(MAD: one Sarah Duncan died 1849 Moniteau Co. MO leaving heirs Louisa Smith, Wm. Duncan, Elizabeth L. Smith, Mary Smith, Sarah M. Clasby, Samuel J. Duncan, Frances J. Howard, Letters Testamentary granted John S. Howard 3/16/1849, Francis J. Howard admix. 10/18/1851. Frances J. Duncan mar. John L. Howard 9/1/1840 Howard Co. MO; Sarah Duncan mar. Mr. Clasty 10/2/1834 Boone Co. MO; Dr. William H. Duncan, b.1803 VA, of Callaway Co. MO mar. Susan W. Harris 10/6/1831 Boone Co. MO, and with Mary Smith, widow of Edmund Smith, were execs. of estate of Edmund Smith in 1849-1850 Boone Co. MO; Samuel I/J. Duncan mar. Elizabeth Price 10/16/1844 Howard Co. MO, b. Amherst Co. VA per 1883 "History of Howard & Cooper Cos. MO")

1884 "History of Callaway County, Missouri, written and compiled from the most authentic official and private sources, including a history of its townships, towns and villages, together with a condensed history of Missouri; a reliable and detailed history of Callaway County -its pioneer record, resources, biographical sketches of prominent citiz ens, general and local statistics of great value; incidents and reminiscences" pub. by National Historical Co. (Los Angeles Public Library book 977.81 C156Hi)
      Pg.561-563: JOHN DUNCAN (deceased). He whose name heads this sketch was for years one of the most highly respected citizens and successful farmers of Callaway county, and although he has been dead for nearly twenty years, his memory is still ... He was born in Bourbon Co. KY, on the 9th of April, 1807, and was reared on his father's farm in that county. In 1830 he was married to Miss Sallie J., a daughter of William and Anna Adair of that county. She was born there January 23, 1811. Two years after his marriage Mr. Duncan removed to Missouri and settled near Millersburg, in Callaway county, where he lived for nearly thirty-five years and until his death, which occurred on the 14th of February, 1866. On coming to this county he bought a small tract of land, 120 acres in section 1, of Bourbon township, on which he improved a farm. ... until at the time of his death he owned about 1,000 acres .... He was twice married. His first wife died September 5, 1846, leaving six children: Evalina, now the wife of James M. Bruner; George T., Angelina, now the wife of Isaac F. Coons; Anna A., now the wife of Joseph W. Coons; Joseph W., and Mary E., now the wife of Wayman C. Sheets. To his second wife, formerly Miss Nannie Lloyd, of this county, he was married June 20, 1847. She bore him eight children, of whom seven are living: John, Hiram, Sallie J., Solomon K., Nimrod N., Richard and Nannje (sic). Susan died in October, 1862. Thus this noble old pioneer settler left a large and worthy family .... (MAD: Evaline Duncan mar. James M. Bruner 8/31/1848 Callaway Co. MO)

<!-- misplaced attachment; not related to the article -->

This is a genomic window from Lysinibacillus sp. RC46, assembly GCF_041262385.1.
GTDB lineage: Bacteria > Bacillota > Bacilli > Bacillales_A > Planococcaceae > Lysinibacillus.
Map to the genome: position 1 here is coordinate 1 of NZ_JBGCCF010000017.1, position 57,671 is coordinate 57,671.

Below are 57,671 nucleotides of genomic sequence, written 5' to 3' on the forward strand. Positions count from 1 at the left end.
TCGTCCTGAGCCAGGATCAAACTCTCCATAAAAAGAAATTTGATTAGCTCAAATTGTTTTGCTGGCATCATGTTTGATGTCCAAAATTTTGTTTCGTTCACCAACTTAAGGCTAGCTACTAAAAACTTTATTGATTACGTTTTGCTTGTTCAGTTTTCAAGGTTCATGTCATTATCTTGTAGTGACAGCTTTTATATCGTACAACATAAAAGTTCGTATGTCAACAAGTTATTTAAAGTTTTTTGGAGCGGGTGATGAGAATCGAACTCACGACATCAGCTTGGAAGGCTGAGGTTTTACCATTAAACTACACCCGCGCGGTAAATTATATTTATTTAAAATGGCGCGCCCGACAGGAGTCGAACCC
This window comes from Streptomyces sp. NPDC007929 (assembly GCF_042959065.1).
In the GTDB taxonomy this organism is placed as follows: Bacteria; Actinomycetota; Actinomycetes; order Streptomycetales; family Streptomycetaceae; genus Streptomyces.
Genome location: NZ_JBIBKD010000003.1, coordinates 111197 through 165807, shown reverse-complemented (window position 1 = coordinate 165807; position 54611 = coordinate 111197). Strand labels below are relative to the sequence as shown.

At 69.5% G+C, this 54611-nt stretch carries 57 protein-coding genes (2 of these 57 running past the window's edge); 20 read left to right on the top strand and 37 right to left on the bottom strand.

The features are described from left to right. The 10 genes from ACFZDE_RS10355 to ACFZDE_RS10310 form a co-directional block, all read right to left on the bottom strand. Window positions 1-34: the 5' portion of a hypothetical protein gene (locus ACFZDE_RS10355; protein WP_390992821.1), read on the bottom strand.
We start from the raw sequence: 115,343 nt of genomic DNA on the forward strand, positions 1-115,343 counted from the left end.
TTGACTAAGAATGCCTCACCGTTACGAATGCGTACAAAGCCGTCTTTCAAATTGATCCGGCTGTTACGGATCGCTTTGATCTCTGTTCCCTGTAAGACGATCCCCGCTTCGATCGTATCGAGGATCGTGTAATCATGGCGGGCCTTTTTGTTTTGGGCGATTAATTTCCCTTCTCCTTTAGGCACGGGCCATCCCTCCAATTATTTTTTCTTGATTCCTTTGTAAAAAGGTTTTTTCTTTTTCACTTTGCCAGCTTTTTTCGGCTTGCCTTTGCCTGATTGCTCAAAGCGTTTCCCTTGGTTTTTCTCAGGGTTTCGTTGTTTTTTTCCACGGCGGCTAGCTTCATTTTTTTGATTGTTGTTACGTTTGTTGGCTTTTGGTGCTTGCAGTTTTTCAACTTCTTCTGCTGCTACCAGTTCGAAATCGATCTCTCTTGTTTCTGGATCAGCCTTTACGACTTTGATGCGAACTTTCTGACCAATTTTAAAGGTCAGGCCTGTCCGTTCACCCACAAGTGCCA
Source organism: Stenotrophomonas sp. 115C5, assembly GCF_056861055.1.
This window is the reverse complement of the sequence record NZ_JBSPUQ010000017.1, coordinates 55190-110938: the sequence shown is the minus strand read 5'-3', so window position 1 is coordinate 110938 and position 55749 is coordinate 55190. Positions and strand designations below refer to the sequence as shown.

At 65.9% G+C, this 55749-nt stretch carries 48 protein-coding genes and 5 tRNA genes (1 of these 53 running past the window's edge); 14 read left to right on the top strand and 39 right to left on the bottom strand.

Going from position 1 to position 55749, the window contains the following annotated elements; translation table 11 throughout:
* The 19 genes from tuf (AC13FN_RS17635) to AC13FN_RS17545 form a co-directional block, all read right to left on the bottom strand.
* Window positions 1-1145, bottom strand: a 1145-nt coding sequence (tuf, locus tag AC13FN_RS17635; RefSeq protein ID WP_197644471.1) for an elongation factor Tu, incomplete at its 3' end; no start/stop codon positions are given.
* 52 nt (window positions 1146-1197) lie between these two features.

George T. Duncan his eldest son and at whose instance this biographic sketch of his father is prepared, was born of his father's first marriage in Bourbon township, Callaway Co. MO, October 9, 1835. After he grew up in this county he was married here on the 22d of September, 1856, to Miss Louisa F., daughter of John and Elizabeth West, of Callaway county. Mr. and Mrs. Duncan have reared only two children: Dempie, now the wife of Joel T. Hayden, of Boone Co. MO, and Anna Lee, the wife of James C. Reid of the same county. ....

1876 "A history of the pioneer families of Missouri, with numerous sketches, anecdotes, adventures, etc., relating to early days in Missouri : also the lives of Daniel Boone and the celebrated Indian Chief Black Hawk, with numerous biographies and histories of primitive institutions" by Wm. S. Bryan and Robert Rose (Los Angeles Public Library book 977.8 B915)